The 19th Century German statesman Otto von Bismarck observed famously that “Politics is the art of the possible, the attainable – the art of the next best.” Sometimes, however, it’s not even the next best; it can be illogical, unworkable, and pie-in-the sky. Such is the nature of Oregon Democratic Sen. Ron Wyden’s tax proposal – which should be called the Wyden-Warren-Sanders’ Folly – to tax billionaires’ unrealized capital gains, such as stocks, valuable art works, or jewels, that appreciate in value with time. The gains are not “realized” until the item is sold.
This might be seductive to those who want “the rich to pay their fair share,” but it’s certainly not fair. It’s unwieldy and susceptible to manipulation, merely a wilted fig leaf to offer the illusion that President Joe Biden’s multi-trillion-dollar expenditures on social programs will be “paid for.” Ultimately, the expenditures will occur, but the revenues won’t materialize.
It’s one thing to tax income, which most Americans dislike but have gotten more or less used to, but taxing wealth in the form of unrealized capital gains is a horse of a different color – possibly literally.
What do I mean by that? Well, suppose you own a racehorse of not particularly distinguished lineage that you bought for, say, $50,000, and on a whim, you enter him in the Kentucky Derby and he wins it. Immediately, he could be worth $50 million, with stud fees in six figures. Under the Wyden-Warren-Sanders’ tax plan, you could have a huge tax bill for the horse (possibly, every year that you own him), because of his potential. But this could be finessed: You could reduce the tax due by (with a wink and a nod) selling the horse to a friend for a far lesser price, and have him sell the animal back to you, again on the cheap. In the face of actual sales transactions, who’s to say that the horse was undervalued?
Consider another example – the collectible, vintage cars that appeal to the very wealthy. 1930 Rolls-Royce Phantom IIs have commanded a huge spectrum of prices at auction – from $24,750 to $707,454. Who gets to decide what the “unrealized capital gain” on an owner’s Rolls is, at a given time? Will the IRS send an inspector to judge the condition of the car, to ascertain whether everything is original or has been updated (a no-no for vintage vehicles)? A similar situation pertains to vintage wines: Is there proof that they’ve been cellared properly? And therein lies another question: How would the IRS even know about a person’s wine, jewelry or art collection?
There’s also the issue of what to do about unrealized capital losses. Expensive assets can decrease in value, such as when Mark Zuckerberg’s Facebook stock or Elon Musk’s Tesla stock has a bad year, so that would need to be factored into billionaires’ tax burdens, and could result in the IRS issuing hefty refund checks to high-worth individuals.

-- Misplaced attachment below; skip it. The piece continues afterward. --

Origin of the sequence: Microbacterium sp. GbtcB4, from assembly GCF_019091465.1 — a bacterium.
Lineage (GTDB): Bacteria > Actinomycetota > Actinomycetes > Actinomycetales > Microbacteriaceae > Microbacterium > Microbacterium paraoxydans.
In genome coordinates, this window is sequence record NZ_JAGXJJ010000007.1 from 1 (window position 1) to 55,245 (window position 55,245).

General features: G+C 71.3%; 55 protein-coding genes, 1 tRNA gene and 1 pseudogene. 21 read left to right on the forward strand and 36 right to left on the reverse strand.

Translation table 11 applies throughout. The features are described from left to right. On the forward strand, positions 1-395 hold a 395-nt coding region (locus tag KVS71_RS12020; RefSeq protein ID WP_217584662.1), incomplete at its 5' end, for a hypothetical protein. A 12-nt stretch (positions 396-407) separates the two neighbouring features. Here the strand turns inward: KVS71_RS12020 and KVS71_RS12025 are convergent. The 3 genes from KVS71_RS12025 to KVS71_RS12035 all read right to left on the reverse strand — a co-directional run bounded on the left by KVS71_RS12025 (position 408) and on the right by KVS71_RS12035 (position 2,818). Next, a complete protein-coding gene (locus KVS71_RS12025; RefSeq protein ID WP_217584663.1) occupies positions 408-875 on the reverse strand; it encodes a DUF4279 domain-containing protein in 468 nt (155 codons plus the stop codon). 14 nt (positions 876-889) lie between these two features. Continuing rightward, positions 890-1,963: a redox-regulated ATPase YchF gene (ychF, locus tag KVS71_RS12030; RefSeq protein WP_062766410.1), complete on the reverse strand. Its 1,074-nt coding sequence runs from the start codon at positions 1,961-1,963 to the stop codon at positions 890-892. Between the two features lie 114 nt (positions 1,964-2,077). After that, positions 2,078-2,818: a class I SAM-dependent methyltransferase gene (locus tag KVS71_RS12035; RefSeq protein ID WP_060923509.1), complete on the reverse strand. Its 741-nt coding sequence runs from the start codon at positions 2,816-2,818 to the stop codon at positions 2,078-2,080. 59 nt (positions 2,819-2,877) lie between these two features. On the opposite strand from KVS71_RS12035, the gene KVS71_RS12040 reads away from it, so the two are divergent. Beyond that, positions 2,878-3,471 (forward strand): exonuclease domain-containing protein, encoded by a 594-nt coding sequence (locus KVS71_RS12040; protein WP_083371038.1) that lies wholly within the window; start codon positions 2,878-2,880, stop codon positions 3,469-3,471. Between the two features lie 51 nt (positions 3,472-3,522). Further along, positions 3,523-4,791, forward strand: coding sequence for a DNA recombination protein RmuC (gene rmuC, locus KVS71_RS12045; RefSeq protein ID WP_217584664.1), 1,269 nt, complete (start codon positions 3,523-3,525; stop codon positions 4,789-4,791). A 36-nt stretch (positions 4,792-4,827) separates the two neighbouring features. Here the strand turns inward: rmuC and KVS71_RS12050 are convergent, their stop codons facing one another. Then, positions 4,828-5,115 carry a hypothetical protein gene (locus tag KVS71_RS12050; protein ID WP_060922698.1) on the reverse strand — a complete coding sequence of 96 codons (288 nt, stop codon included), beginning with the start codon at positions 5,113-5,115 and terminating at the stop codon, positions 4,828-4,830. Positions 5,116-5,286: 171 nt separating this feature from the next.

Furthermore, we shouldn’t kid ourselves that once the tax man’s foot is in the billionaire’s door that he won’t eventually come for many of the rest of us. That’s where the real money is in this country, not in the jewelry boxes, art collections, garages, or businesses of billionaires. All of us who own a house or have a wisely invested retirement account have unrealized capital gains. Estimating tax liability on them would create problems and confusion galore.
Here’s my own real-world example: At the age of 9, I obtained an autograph, for free, from baseball legend Ty Cobb. According to recent auction sales, its value is in the range of $1,000 to $2,000, but I also have the postmarked envelope in which he sent it to me. That provenance probably increases the value, but who would get to judge what my unrealized capital gain is, and how? And would I have to sell the artifact to pay the tax on its worth, or raid my savings, since its value is not denominated in dollars until it is sold?
Finally, taxing unrealized gains may be unconstitutional. The Washington Post’s Henry Olsen has laid out the issue nicely:
The 16th Amendment authorizes taxation of ‘income,’ and the definition of that seemingly simple word has spawned a long history of complicated case law. Whether something is defined as income often has to do with whether a person has complete control over a source of money that can then be used in trade to purchase or invest as one sees fit. Unrealized gains don’t fit under that rubric because the wealth is on paper, not in the hands of the owner to use as she wants. In 1920, the Supreme Court ruled that stock dividends or splits can’t be taxed because they are not income. That is just one example of a torturous series of cases that the Supreme Court would inevitably have to consider to determine if Congress even has the power to tax unrealized gains.
Bottom line: If they’re going to increase taxes, congressional Democrats should dump the gimmick and be forthright. Who do they think they’re kidding?
Henry I. Miller, a physician and molecular biologist, is a senior fellow at the Pacific Research Institute.